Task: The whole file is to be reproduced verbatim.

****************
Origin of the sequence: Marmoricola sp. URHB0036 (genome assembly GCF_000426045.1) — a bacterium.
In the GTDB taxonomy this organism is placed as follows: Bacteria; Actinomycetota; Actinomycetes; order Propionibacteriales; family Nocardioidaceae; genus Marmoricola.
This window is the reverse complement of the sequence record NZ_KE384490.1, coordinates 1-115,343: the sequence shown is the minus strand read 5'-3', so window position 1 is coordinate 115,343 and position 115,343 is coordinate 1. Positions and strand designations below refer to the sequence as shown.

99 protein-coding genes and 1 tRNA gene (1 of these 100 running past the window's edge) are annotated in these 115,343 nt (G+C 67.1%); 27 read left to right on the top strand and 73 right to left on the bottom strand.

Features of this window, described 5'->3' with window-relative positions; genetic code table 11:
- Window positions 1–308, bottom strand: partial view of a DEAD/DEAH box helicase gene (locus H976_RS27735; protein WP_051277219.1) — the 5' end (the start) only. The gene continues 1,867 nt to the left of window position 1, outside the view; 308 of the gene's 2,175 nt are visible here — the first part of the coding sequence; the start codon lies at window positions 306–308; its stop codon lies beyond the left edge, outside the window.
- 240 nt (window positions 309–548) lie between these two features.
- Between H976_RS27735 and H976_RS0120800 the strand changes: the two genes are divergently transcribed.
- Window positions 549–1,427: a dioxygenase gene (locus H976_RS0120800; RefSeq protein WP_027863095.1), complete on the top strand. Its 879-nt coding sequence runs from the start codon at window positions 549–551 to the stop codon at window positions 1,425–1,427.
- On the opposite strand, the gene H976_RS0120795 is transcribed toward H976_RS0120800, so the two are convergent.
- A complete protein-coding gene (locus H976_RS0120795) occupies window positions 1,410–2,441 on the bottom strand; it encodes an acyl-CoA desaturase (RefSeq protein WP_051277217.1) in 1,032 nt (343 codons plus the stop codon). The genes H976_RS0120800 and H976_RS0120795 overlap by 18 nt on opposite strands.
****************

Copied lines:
Origin of the sequence: Marmoricola sp. URHB0036 (genome assembly GCF_000426045.1) — a bacterium.
In the GTDB taxonomy this organism is placed as follows: Bacteria; Actinomycetota; Actinomycetes; order Propionibacteriales; family Nocardioidaceae; genus Marmoricola.
This window is the reverse complement of the sequence record NZ_KE384490.1, coordinates 1-115,343: the sequence shown is the minus strand read 5'-3', so window position 1 is coordinate 115,343 and position 115,343 is coordinate 1. Positions and strand designations below refer to the sequence as shown.

99 protein-coding genes and 1 tRNA gene (1 of these 100 running past the window's edge) are annotated in these 115,343 nt (G+C 67.1%); 27 read left to right on the top strand and 73 right to left on the bottom strand.

Features of this window, described 5'->3' with window-relative positions; genetic code table 11:
- Window positions 1–308, bottom strand: partial view of a DEAD/DEAH box helicase gene (locus H976_RS27735; protein WP_051277219.1) — the 5' end (the start) only. The gene continues 1,867 nt to the left of window position 1, outside the view; 308 of the gene's 2,175 nt are visible here — the first part of the coding sequence; the start codon lies at window positions 306–308; its stop codon lies beyond the left edge, outside the window.
- 240 nt (window positions 309–548) lie between these two features.
- Between H976_RS27735 and H976_RS0120800 the strand changes: the two genes are divergently transcribed.
- Window positions 549–1,427: a dioxygenase gene (locus H976_RS0120800; RefSeq protein WP_027863095.1), complete on the top strand. Its 879-nt coding sequence runs from the start codon at window positions 549–551 to the stop codon at window positions 1,425–1,427.
- On the opposite strand, the gene H976_RS0120795 is transcribed toward H976_RS0120800, so the two are convergent.
- A complete protein-coding gene (locus H976_RS0120795) occupies window positions 1,410–2,441 on the bottom strand; it encodes an acyl-CoA desaturase (RefSeq protein WP_051277217.1) in 1,032 nt (343 codons plus the stop codon). The genes H976_RS0120800 and H976_RS0120795 overlap by 18 nt on opposite strands.